Hamid Parsania : Existence and The Fall: Spiritual Anthropology of Islam
translated and annotated by Shuja Ali Mirza
(London : ICAS, 2006); ISBN 1-904063-23-3 (pb);x+198 pp
Reviewded by Zubaidah Yusuf, MA
Parsania’s profound work ‘Existence and the Fall’ goes over expectations of readers towards the studies on human, more than what Anthropology, in modern sense, has presented over centuries. This work does not only answer some fundamental questions of the nature of man, but also triggers and provokes us that we must not stop questioning ourselves. To deny the search of who we are is a sin. To just quest ‘us’ in materialistic way is an act of dumb. Regarding the crisis in multi-dimensions of human life, the work underlines the Socratic imperatives “know thyself” to be the echo of the perennial message of all religions and becomes indispensable as the beginning of the cure.
This present work expounds ‘movements of man’, starts from his point of the origin and traces, in historical fashion; to his arrival on the material plane of existence and his accelerating descent into the modern world. By explaining the journey, the causes of current crisis including the symptoms, the author offers the resolution of the problem that is man’s return to his origin and the ascent toward his final destination and goal. Profoundly, it covers both individual and social planes. On the first level, it means to embark upon the spiritual journey towards God, a journey that embraces self-knowledge and self-purification. On the social plane, it justifies the cultivation of a society in accordance with the Divine Guidance as well as its conformity to Divine Law. Such environment primarily attracts, nourishes and sustains its inhabitants on a path of spiritual wayfaring.
The work for its purpose, has shown the author’s character of writings. It comes to address the plight of contemporary man and the difficulties of the modern anthropological perspectives and at the same time, up brings the richness of Islamic intellectual heritage. Hence, it exemplifies a classical exposition on religious anthropology which mainly sources from a firm philosophical and mystical tradition of Islam. And furthermore, it also presents itself as a viable alternative and rich substitute to modern philosophical and scientific anthropology.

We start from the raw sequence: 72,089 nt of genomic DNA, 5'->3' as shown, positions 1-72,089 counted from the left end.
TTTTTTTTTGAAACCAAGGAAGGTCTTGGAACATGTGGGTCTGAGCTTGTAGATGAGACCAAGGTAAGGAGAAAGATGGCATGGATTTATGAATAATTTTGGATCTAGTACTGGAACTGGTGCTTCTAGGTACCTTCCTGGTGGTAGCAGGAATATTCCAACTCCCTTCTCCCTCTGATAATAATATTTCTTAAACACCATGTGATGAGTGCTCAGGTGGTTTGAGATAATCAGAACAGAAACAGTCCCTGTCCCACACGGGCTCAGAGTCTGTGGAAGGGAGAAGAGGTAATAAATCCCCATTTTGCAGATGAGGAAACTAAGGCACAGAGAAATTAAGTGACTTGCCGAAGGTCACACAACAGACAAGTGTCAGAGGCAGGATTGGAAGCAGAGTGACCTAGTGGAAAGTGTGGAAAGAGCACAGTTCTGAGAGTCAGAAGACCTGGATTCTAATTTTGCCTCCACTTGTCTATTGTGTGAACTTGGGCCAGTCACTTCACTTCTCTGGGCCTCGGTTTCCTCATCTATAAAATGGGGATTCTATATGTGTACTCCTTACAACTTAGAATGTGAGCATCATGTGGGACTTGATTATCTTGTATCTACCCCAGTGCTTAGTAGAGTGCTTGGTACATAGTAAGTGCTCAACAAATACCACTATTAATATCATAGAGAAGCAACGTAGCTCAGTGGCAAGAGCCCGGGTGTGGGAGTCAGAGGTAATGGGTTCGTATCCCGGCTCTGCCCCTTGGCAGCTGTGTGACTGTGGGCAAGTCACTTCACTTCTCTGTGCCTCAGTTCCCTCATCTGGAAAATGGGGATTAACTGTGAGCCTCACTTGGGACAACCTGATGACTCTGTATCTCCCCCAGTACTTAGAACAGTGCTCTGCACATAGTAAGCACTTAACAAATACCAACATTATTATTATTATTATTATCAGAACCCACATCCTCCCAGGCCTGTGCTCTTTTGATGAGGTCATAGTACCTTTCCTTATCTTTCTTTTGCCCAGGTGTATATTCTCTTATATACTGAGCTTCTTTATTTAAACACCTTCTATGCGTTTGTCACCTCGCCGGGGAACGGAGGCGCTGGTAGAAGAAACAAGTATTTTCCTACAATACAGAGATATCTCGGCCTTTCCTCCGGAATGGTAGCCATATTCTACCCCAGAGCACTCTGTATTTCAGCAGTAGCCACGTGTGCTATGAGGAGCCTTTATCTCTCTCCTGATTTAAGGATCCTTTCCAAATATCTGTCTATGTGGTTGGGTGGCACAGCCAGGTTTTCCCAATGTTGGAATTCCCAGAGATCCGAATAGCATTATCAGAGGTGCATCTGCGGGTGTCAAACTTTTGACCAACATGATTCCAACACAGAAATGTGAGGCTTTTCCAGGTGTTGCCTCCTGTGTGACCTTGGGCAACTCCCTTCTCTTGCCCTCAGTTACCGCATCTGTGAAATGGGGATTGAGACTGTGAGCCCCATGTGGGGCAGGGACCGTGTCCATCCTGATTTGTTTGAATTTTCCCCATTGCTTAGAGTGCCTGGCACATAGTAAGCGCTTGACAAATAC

In this work, the author is attempting to show how all of the modern disciplines are deviations and truncated forms of the original religious anthropology which sometimes posthumously referred as “spiritual anthropology”. For this intention, the author uses the word ‘anthropology’ without the preceding adjective.
The work precisely contends the ontological and epistemological foundations of this type of anthropology as well as the relationship between them. Tawhid, the main principle of Islamic teachings, looks upon man and the universe in unity relying upon revelation and the intellect as two sources of its cognitive content and defines man as the vicegerent of God in the world.
By a way of philosophical argumentation, it accomplishes in portraying dynamic interdependence and unavoidable inter-correlation between ontology and epistemology which their demarcation was mostly set up by the modern Western philosophical thought.